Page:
So the net result of the two options are:

1) If we present the balanced truth, it's heard and received in the context of the error of centuries (“the teacher is gifted to present doctrinal truth more than those not similarly gifted and trained”) and serves only to bump the listener's understanding a tiny bit closer to center: they've had years (or centuries) of error, and ONE statement that's properly balanced won't fix their understanding. Or

2) We over-emphasize the opposite truth (“Every believer must read the Word and learn from God directly”), in hopes that when it's heard in the context of years of error, it will bring people to a balanced perspective after the dust settles. The drawbacks are that:

a) It requires people to think for themselves, which is a sketchy proposition at best, and

b) it relies on teaching one error in order to correct an opposite error.

It seems to me that pastors and teachers will typically only see the first option ("present it in balance"), while prophets and apostles typically tend to see the second option more easily ("emphasize the opposite truth"). 

In reality, I suspect that God is more interested in the truth being presented, rather than the details of how it's presented. He's going to take our words – whatever words we use – and shape them with the Holy Spirit anyway. Ultimately, it is Jesus who has said, “I will build My Church” and it is not primarily my responsibility. Perhaps the greatest error is taking responsibility ourselves – taking it from Him – to build His Church in a way that pleases us.


Some Thoughts about Leadership in the Church

I’ve studied the subject of leadership for decades. It’s a fascinating study. There are many people, many studies, that can tell you what makes someone a good leader instead of a poor one, and why these leadership techniques work better than those techniques.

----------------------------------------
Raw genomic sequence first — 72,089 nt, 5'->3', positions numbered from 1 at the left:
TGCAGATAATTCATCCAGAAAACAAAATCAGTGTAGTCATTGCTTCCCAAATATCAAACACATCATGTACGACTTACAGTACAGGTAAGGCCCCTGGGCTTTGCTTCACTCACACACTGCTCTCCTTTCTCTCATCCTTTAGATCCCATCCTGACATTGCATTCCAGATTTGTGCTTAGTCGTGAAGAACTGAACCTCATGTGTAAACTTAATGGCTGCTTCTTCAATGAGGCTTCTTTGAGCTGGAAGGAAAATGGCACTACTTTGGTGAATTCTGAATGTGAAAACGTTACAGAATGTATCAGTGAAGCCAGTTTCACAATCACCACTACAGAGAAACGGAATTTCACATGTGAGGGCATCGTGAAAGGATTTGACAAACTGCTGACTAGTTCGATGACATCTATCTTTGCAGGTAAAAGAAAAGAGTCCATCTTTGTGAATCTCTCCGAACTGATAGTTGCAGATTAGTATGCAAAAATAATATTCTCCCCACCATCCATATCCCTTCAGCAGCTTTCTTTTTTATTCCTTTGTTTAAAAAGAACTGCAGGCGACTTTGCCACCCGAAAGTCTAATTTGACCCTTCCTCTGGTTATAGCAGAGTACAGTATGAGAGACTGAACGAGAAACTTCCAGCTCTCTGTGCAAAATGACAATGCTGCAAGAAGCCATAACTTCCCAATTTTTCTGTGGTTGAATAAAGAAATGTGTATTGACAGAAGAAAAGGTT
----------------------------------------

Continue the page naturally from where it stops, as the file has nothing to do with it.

One of the more interesting subjects is the study of what makes a person a natural leader. Some say that it requires an outgoing personality, except that there are people who are not the least bit outgoing who are incredible leaders, and there are outgoing individuals - some of whom aspire to leadership - who are really poor leaders (many of these live in Hollywood or Washington DC).
Some say that the defining hallmark of a natural leader is the willingness to give useful directions to others. Well, in some people, that is a sign of a leader, but in others, it’s a sign of an insecure control freak whom nobody willingly follows. They have no followers.
Followers: that’s the only real sign of a leader that scholars have settled on: a leader is someone whom people follow. They may be charismatic or withdrawn, they may be good communicators or not, they may be organized or overwhelmed by the details of their life. They may or may not have education or position of power, but they have influence. There are some people whom folks follow naturally, and there are others that have to work to be effective at leading, but true leaders have people following them.
John MacArthur says that if you think you’re leading, but nobody is following, then you’re really only out taking a walk.